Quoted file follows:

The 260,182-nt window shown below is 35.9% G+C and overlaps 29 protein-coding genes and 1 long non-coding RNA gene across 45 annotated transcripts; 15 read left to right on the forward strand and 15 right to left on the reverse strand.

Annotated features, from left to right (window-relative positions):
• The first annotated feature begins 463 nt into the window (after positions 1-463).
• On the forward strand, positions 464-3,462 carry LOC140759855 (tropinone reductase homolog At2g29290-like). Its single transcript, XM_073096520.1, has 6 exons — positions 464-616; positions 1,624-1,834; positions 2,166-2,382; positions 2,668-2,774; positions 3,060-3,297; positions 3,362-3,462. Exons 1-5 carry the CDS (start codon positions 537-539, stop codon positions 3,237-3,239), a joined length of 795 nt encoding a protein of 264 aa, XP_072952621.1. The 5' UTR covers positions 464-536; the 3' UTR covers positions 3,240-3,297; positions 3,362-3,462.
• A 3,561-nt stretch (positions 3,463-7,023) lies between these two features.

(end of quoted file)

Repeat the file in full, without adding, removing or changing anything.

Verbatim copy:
The 260,182-nt window shown below is 35.9% G+C and overlaps 29 protein-coding genes and 1 long non-coding RNA gene across 45 annotated transcripts; 15 read left to right on the forward strand and 15 right to left on the reverse strand.

Annotated features, from left to right (window-relative positions):
• The first annotated feature begins 463 nt into the window (after positions 1-463).
• On the forward strand, positions 464-3,462 carry LOC140759855 (tropinone reductase homolog At2g29290-like). Its single transcript, XM_073096520.1, has 6 exons — positions 464-616; positions 1,624-1,834; positions 2,166-2,382; positions 2,668-2,774; positions 3,060-3,297; positions 3,362-3,462. Exons 1-5 carry the CDS (start codon positions 537-539, stop codon positions 3,237-3,239), a joined length of 795 nt encoding a protein of 264 aa, XP_072952621.1. The 5' UTR covers positions 464-536; the 3' UTR covers positions 3,240-3,297; positions 3,362-3,462.
• A 3,561-nt stretch (positions 3,463-7,023) lies between these two features.